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Edwards' exceptional exit velocity the result of 'bat speed not many people have'


With Nixa catcher Jack Edwards’ off-season numbers on the rise, the Eagles are hoping he can add to the sterling sophomore season statistics he posted a year ago.

Edwards created quite a stir by those in the know over the winter, when his exit velocity was clocked as high as 106 mph during batting practice sessions at college showcases.

By comparison, the MLB average exit velocity is 87 mph.

“That was awesome,” Edwards said of his reading. “Hard work in the weight room has helped me swing harder and hit the ball harder.”

Edwards’ bat speed has went from exceptional to elite.

“It's always been a strength of mine,” he said. “But it really made a jump from my freshman year to sophomore year.”

“He's got bat speed not many people have. The ball jumps off his bat,” coach Logan Hughes said. “Obviously, the harder you hit the ball, the harder it is to play defense against it.”

Edwards’ work in the weight room has also been rewarded with increases during the winter in his maxes on the bench press and squat.

“I made a 45-pound increase on my bench and a 70-pound increase on the squat,” he said.

Edwards certainly has momentum on his side. He burst upon the varsity scene in a big way last year by hitting .340 with five homers and 41 RBIs. He was named to the All-COC First Team.

“Sophomore year was great. I hit well and it's carried over to this year,” he said.

Obviously, Edwards was hardly content with his sophomore statistics.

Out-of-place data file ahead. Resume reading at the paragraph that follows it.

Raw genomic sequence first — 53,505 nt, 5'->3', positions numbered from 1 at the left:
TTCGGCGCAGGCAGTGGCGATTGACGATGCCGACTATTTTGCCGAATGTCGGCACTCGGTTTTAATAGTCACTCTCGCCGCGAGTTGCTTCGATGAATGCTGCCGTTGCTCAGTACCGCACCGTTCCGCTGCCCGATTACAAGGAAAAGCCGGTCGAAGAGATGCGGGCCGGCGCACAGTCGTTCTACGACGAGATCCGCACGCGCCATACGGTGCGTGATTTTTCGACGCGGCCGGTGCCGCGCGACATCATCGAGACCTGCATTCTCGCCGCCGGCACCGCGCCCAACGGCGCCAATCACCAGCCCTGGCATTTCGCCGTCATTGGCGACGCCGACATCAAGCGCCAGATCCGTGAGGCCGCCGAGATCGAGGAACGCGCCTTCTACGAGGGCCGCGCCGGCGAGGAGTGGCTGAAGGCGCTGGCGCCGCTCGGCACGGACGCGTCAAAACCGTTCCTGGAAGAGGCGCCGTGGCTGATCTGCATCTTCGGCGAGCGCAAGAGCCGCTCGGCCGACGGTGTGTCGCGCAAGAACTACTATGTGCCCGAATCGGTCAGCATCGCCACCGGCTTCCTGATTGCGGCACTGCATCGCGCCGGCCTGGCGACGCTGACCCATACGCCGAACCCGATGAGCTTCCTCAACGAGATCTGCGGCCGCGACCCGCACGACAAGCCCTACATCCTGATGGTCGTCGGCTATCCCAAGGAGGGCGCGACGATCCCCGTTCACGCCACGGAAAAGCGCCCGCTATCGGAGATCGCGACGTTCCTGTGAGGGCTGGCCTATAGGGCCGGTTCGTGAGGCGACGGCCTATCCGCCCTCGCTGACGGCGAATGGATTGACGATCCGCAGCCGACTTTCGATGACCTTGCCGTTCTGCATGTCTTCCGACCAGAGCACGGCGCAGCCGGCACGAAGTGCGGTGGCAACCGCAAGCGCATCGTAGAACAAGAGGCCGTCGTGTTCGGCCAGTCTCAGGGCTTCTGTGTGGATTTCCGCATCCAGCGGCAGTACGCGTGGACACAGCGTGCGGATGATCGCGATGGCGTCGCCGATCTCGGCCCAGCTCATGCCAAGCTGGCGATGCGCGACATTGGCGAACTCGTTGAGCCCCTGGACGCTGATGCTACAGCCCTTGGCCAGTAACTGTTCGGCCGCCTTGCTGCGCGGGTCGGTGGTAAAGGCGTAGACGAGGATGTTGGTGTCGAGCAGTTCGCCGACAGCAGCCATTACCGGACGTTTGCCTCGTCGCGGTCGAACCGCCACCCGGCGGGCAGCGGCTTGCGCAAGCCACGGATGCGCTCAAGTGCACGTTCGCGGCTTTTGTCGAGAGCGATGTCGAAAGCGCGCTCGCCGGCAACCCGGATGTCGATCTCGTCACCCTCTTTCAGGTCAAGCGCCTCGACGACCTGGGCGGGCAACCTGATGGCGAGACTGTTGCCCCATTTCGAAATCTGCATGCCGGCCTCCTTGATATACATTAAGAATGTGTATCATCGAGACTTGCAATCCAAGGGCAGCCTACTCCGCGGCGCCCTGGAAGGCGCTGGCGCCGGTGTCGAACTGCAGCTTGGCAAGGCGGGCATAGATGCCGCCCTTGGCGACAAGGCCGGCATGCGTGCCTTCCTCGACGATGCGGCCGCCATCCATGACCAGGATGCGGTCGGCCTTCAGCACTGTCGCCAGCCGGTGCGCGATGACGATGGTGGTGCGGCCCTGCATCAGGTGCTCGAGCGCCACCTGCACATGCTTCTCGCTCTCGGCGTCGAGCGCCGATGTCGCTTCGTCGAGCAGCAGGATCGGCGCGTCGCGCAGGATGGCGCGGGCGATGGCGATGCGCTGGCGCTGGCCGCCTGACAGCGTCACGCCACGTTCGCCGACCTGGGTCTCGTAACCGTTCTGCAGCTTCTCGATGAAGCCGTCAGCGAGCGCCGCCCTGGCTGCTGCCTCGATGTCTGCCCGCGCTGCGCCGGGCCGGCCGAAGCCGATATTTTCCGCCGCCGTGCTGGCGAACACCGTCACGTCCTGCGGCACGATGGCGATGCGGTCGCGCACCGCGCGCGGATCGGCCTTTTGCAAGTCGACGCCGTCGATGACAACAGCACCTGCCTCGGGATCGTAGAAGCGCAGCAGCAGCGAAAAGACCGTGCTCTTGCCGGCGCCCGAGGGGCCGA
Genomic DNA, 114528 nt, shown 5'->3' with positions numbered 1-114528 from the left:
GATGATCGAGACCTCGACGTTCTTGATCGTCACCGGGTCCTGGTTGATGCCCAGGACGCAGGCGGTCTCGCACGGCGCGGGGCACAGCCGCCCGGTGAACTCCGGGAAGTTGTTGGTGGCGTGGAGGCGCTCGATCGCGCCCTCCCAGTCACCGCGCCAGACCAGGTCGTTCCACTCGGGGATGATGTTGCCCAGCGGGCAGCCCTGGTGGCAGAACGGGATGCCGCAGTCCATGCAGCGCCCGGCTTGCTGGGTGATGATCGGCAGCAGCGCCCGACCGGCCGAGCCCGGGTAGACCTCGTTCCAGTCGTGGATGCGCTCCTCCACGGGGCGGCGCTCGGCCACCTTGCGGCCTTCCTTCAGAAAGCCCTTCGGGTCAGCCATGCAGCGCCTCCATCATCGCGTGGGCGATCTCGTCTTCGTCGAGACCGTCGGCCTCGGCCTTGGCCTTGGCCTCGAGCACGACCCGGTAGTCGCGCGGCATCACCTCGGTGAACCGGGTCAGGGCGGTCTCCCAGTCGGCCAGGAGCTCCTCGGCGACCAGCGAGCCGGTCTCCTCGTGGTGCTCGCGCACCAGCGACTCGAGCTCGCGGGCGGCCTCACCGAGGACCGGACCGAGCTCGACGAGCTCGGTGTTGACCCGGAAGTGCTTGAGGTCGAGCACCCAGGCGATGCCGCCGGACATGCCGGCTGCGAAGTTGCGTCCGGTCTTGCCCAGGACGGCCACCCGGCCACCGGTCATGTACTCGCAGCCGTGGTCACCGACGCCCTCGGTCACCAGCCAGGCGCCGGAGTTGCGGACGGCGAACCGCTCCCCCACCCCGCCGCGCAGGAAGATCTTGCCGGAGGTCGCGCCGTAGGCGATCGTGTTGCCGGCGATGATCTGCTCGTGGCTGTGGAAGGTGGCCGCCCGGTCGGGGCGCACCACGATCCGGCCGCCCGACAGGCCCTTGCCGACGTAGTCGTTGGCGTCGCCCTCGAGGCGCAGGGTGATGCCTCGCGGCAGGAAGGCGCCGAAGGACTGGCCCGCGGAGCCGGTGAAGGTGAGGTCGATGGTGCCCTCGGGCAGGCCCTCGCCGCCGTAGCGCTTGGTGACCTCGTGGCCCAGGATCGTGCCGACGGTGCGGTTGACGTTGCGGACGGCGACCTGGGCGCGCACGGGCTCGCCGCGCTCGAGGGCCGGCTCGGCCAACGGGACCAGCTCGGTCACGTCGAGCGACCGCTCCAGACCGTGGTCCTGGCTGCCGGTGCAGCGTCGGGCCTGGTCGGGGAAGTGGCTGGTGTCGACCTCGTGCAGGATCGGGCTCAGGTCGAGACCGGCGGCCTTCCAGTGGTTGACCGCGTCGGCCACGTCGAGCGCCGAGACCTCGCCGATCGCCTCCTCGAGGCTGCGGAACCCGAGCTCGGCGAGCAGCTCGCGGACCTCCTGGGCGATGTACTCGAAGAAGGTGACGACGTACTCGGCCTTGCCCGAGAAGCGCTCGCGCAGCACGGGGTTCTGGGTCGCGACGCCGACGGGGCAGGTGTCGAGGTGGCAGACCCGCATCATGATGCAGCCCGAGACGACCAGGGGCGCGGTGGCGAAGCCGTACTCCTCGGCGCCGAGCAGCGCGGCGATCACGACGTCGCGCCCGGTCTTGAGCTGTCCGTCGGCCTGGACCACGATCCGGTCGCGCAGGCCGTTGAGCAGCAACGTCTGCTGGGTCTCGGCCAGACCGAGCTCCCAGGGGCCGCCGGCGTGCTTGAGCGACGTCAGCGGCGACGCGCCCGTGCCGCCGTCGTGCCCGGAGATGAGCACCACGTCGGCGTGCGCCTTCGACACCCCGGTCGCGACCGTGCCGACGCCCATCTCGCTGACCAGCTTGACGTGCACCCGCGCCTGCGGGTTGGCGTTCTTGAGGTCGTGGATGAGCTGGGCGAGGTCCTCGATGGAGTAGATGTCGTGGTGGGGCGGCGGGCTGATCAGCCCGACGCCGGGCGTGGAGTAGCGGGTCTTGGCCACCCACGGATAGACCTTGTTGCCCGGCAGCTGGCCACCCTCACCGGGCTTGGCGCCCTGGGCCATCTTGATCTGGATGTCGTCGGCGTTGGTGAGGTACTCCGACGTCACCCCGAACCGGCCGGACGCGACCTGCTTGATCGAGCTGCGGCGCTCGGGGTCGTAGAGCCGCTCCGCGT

“He has gotten a lot stronger in the weight room and it's transitioning to the baseball field,” Hughes said. “Everything is getting better for him. He's extremely talented. He's a very mature hitter. He makes adjustments in the middle of at-bats and has got a swing that allows him to hit for average, not just power.”

Edwards shared Nixa’s catching duties last season with Jaret Nelson. This season will be more of the same as a combination of Gehrig Eoff, Ethan Taylor and Dylan Rebura will share time behind the plate with Edwards.

When not catching, Edwards will start at first base or designated hitter.

“That will keep us going for more games,” Edwards said. “Catching is a tough position. It helps that our catchers are good. “

“I'm a two catcher kind of guy because I want both catchers to stay healthy with their legs,” Hughes said. “We've got a couple good options behind the plate. Whatever we can do to keep them healthy and fresh.”


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